July 30, 1945. After completing a top secret mission to the island of Tinian to deliver parts of the atom bomb that would be dropped on Hiroshima, the battle cruiser USS Indianapolis was torpedoed in the South Pacific by a Japanese submarine. An estimated 300 men were killed on impact; close to 900 were cast into the sea. After five days, when the Navy accidentally realized the ship was missing, only 321 men were still alive, having battled hypothermia, sharks, and hallucinatory dementia. Four more would die in military hospitals shortly thereafter.
The highly unusual court-martial of the Indianapolis's captain, Charles Butler McVay, opened up the tragedy to scrutiny: How did the Navy fail to realize the ship was missing? Why was it traveling unescorted in enemy waters? And, perhaps most amazingly of all, how did these 317 men manage to survive?
In Harm's Way casts the tragedy of the USS Indianapolis not as a history of war, but as a portrait of men battling the sea. Interweaving the stories of three survivors--Captain McVay; the ship's doctor; and a young marine private--this astonishing human drama is brought to life in a narrative that is at once immediate and timeless.
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On July 26, 1945, the heavy cruiser Indianapolis steamed into port at the Pacific island of Tinian, carrying a cargo that would end World War II: the uranium that would be dropped on Hiroshima just three weeks later. Having delivered its load without incident, Indianapolis moved on toward the Philippines to join the great armada moving in on Japan. Though intelligence reports assured Captain Charles McVay that the route from Guam to Leyte was safe, there were Japanese submarines active in the area. On the night of July 29, having detected with sonar the clinking of dishes aboard the Indianapolis from a distance of more than a dozen miles, the submarine I-58 sank the American ship, killing nearly 900 sailors in the explosion and its terrible aftermath.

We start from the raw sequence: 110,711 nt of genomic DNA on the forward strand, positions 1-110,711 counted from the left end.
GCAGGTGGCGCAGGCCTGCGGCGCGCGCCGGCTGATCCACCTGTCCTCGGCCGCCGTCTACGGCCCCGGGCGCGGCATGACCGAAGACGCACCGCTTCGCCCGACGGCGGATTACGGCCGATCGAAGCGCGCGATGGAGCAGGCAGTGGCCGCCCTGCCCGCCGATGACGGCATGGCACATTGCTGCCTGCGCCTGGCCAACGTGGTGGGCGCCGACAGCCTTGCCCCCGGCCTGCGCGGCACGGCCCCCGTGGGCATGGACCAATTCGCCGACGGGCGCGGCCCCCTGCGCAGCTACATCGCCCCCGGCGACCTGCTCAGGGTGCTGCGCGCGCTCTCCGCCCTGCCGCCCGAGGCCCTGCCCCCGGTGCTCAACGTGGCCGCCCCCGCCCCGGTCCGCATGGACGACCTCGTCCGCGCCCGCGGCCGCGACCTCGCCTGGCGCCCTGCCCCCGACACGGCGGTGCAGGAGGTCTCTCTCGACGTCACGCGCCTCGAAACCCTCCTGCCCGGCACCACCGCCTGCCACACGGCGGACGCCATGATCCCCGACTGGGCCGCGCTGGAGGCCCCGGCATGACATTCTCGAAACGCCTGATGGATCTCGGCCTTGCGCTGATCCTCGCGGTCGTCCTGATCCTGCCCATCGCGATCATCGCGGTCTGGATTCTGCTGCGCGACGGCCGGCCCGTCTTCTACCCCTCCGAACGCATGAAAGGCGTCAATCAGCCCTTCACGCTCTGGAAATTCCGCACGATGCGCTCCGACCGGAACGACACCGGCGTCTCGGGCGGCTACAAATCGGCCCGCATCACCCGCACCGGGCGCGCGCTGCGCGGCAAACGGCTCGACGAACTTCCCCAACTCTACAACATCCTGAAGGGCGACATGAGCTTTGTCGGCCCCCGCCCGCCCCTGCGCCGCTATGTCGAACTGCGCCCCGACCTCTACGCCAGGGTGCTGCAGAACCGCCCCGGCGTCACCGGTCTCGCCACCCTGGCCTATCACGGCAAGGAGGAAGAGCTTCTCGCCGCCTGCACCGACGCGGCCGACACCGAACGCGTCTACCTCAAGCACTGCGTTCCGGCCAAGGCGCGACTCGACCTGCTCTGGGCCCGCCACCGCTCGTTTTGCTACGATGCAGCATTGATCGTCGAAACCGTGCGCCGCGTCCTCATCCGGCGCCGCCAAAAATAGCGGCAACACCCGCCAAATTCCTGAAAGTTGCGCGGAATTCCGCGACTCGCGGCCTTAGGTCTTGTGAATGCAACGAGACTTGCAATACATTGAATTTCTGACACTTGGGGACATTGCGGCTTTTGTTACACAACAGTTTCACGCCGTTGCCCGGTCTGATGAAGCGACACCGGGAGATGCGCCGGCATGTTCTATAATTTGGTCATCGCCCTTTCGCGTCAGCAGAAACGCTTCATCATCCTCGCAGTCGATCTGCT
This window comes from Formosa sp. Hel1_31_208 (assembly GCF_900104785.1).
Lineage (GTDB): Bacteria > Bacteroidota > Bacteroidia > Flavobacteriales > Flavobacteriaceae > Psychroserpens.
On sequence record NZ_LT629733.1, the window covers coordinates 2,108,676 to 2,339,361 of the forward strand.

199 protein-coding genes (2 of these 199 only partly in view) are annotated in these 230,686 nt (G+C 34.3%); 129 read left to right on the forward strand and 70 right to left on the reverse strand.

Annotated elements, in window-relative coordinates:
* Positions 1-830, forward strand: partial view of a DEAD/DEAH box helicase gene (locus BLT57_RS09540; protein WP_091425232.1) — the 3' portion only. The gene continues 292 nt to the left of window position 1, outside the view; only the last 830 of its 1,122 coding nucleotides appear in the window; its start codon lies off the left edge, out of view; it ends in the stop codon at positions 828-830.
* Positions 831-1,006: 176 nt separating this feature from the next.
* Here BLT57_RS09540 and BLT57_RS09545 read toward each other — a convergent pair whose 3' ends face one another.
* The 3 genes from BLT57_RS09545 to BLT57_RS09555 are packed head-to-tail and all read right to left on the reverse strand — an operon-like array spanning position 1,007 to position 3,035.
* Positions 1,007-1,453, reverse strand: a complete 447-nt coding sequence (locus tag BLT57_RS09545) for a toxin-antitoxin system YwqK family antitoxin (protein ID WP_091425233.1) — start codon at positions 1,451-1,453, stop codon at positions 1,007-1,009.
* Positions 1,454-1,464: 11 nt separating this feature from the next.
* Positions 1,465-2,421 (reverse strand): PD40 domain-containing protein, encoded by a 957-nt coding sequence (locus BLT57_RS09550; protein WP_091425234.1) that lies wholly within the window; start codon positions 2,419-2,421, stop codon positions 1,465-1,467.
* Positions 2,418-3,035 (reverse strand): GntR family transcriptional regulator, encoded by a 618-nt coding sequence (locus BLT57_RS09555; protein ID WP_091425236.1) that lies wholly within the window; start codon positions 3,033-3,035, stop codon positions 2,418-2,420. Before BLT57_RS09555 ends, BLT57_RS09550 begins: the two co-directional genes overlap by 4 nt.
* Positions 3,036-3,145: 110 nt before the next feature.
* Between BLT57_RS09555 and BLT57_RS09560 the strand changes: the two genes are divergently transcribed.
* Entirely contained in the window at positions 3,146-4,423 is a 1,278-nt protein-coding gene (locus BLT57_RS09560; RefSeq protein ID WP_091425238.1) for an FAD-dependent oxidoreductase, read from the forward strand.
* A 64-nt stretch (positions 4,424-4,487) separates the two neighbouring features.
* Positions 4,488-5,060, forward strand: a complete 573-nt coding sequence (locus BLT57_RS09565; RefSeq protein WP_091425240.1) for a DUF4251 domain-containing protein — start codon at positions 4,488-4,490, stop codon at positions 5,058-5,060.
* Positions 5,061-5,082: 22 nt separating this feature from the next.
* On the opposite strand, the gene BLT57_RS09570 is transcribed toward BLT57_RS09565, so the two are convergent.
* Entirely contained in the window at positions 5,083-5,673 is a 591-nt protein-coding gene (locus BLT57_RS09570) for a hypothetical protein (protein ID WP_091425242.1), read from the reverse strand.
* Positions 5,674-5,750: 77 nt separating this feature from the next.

Captain McVay was quickly court-martialed for having failed to follow evasive maneuvers, "the first captain in the history of the U.S. Navy," Doug Stanton observes, "to be court-martialed subsequent to losing his ship in an act of war." Although the sailors under his command would insist that McVay had been scapegoated, and although I-58's commander testified before the court that "he would have sunk the Indianapolis no matter what course she was on," McVay was never able to clear his name. He committed suicide in 1968.
Stanton captures the drama of these events in his vigorous narrative, which augments and updates Richard Newcomb's Abandon Ship!. Stanton observes that although McVay was exonerated by an act of Congress in 2000, the conviction still stands in Navy records. Stanton's book makes a powerful case for why that conviction should be overturned, and why the captain and crew of the Indianapolis deserve honor. --Gregory McNameeAbout the Author:
A former contributing editor at Esquire and Outside, Doug Stanton is now a contributing editor at Men's Journal. He received an M.F.A. from the Writers' Workshop at the University of Iowa. He lives in northern Michigan. An international bestseller, In Harm's Way has been translated into German, Japanese, Danish, and Italian, and optioned by Warner Brothers to be made into a major motion picture.
In Harm's Way was a Publishers Weekly Notable Book of the Year, a Barnes and Noble.com Editor's Pick, an Amazon Historical Bestseller, and was chosen by Book magazine as "One of the ten who made it big."
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